Bronstein says the piece including its props are meant to look staged, as if any moment someone could walk in and perform. Bringing in elements of the location the work is being shown, it includes a custom movie poster and a piece of rock from Galt Gardens.

While some choose clay and others paint, Christine Howard Sandoval chose adobe when creating her works. Using thick layers of the dirt-sand-water mixture over strips of tape, she creates negative space by removing the tape and leaving lines of adobe in various thicknesses.

The delicate compositions are a reference to colonization and the missions that were built throughout the western United States by an indentured workforce using adobe.

Bronstein explains that some of Howard Sandoval’s ancestors were among those who built the mission in Soledad, California.

The work also honours the matrilineal legacy of women who were adobe brick makers on the other side of her family.

Foraging for the materials needed to make the thick mud-like substance, her approach steps beyond an intellectual understanding of ancestry into an embodied and engaged connection with her past. Though the pieces appear very fragile, Bronstein says they are surprisingly resilient.

Caroline Monnet’s work is made using common construction materials such as insulation material, PVC pipes, Tyvek and other weather proofing materials. Her art addresses some of the conditions caused by the Indian Act and the harmful effect it had on Indigenous homes in the 1930s when legislative restrictions imposed upon Indigenous communities greatly impacted the quality and quantity of building supplies they could use, and in turn the conditions people lived in.

Additionally, it reflects upon the long-lasting environmental impacts modern materials have on the environment.

Bronstein says she chose the artists and their works because,

“They’re three artists that think around ideas of architecture as an archive. That was the starting place of the exhibition for me. So yes, it’s material in one sense, but it’s also very much a social construct. Of course, it’s a physical container, it’s tangible, but it’s also intangible in that it’s a container of, or memory, of history, of social stories, and like and archive it completely shifts over time. Our understanding of it shifts over time, the way we engage with it shifts over time. It’s never sort of static.”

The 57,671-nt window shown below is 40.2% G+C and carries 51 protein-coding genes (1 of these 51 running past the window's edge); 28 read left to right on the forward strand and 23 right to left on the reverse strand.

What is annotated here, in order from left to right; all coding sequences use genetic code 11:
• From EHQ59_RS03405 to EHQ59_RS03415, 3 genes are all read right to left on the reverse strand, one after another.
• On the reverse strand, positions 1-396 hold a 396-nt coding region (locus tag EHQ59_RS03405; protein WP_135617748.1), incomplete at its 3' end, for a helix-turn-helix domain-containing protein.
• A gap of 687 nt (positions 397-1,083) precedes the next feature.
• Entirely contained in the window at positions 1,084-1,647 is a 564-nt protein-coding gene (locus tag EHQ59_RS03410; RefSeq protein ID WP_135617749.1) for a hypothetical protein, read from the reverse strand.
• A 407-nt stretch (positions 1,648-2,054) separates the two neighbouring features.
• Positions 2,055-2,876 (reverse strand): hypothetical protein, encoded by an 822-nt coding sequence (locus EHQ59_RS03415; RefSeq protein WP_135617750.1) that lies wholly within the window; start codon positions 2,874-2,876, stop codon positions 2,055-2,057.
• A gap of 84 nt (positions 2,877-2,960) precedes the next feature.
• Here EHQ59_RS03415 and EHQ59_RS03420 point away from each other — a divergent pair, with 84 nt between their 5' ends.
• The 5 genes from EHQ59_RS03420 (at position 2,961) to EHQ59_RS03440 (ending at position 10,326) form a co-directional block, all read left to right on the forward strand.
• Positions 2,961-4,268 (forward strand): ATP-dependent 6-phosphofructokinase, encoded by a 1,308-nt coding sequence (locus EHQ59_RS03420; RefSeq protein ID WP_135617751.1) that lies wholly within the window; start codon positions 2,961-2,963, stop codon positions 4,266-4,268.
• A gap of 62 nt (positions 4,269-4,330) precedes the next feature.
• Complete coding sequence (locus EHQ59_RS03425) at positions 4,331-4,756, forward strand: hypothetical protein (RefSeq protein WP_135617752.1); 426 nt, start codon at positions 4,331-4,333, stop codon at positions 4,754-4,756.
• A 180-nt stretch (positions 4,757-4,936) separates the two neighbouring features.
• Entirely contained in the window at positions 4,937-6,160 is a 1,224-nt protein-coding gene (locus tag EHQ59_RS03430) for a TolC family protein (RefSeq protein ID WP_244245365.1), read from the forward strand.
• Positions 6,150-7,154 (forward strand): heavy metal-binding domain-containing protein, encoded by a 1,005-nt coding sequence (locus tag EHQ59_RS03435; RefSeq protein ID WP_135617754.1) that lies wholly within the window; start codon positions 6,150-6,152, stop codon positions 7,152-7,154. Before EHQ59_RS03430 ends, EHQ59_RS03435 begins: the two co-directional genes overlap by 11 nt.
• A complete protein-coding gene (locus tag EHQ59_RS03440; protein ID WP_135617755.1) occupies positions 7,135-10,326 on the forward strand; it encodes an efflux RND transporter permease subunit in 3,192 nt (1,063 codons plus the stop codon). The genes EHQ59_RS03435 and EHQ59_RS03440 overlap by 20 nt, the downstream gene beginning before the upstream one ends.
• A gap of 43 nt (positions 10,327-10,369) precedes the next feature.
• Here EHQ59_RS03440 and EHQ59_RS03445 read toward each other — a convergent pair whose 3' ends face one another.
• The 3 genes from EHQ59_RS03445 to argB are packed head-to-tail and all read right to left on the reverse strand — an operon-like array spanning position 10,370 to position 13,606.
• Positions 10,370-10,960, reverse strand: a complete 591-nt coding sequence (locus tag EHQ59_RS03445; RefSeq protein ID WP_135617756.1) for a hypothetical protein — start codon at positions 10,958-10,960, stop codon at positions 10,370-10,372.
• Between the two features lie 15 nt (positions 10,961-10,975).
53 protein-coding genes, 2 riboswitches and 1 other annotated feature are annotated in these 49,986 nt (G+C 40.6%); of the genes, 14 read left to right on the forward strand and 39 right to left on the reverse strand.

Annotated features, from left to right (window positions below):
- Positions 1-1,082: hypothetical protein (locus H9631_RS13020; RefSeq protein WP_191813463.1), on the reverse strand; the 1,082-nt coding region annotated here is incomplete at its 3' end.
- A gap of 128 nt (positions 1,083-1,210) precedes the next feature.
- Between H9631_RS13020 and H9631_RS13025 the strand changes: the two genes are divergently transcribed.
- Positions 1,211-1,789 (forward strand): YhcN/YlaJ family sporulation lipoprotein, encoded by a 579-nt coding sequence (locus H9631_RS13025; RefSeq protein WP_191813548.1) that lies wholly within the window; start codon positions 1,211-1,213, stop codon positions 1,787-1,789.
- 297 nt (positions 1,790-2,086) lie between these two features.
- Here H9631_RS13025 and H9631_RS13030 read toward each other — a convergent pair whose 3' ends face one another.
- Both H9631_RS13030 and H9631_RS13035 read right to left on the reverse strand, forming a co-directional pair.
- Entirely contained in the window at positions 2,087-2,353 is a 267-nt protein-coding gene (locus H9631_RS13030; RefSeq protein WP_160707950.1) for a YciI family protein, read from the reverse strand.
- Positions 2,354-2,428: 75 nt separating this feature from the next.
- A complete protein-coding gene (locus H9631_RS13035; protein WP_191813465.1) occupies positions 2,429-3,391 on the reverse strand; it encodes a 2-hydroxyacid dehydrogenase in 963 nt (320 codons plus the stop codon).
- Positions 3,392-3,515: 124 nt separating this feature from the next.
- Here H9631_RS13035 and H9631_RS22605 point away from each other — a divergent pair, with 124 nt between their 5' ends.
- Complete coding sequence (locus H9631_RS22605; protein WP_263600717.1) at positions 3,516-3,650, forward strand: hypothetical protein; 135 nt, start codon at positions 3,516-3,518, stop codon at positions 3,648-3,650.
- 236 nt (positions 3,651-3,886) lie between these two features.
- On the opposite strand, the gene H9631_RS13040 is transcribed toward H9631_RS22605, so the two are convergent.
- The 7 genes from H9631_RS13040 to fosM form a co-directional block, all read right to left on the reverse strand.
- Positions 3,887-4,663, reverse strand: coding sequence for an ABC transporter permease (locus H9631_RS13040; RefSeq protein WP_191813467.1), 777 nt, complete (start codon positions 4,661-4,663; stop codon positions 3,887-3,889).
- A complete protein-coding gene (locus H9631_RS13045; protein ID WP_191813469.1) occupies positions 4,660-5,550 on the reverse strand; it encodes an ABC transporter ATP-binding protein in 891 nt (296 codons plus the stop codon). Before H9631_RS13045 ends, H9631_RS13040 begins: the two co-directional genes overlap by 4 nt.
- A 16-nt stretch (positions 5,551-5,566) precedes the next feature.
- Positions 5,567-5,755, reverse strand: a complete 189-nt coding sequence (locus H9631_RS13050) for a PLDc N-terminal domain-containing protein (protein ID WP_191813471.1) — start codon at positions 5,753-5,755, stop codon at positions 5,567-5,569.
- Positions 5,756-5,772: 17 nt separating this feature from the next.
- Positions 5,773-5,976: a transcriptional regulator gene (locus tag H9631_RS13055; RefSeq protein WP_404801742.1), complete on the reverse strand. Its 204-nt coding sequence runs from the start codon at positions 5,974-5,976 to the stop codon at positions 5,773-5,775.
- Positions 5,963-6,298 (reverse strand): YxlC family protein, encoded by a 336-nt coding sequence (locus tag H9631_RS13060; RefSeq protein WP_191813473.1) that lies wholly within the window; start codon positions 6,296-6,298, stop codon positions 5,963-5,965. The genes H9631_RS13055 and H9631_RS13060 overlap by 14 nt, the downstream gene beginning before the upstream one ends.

In the Library Gallery, Sikapinakii Low Horn’s “Imiitaik’iistsik’ooni” honours dogs and their long history of protection, companionship, and work along Indigenous people.

Meaning, ‘the dog days,’ “Imiitaik’iistsik’ooni” refers to a time before horses were used by the Blackfoot people and instead dogs accompanied them as they travelled.

“You can tell when the dog days era is in photos… by the size of the tipis, because the tipis are much smaller because the dogs hauled them,” says Low Horn. Represented through a mural that features a striking and somewhat unconventional pallet of colours, imagery of southern Alberta’s landscape including mountains, prairies, and chinooks provides the backdrop for a black and white spotted dog featuring traditional Blackfoot iconography representing life.

Creatively using the space, Low Horn uses the windows, which have images of tipis on them, that, from the right angle align with the mural to create another dimension to the work, as well as the bookshelves, which display early renditions of the mural, along with pictures of a very important piece of inspiration, Low Horn’s recently passed pup, Apikayii.

The exhibition openings will run from 6 to 8 p.m. tonight. The exhibitions will be on until April 20.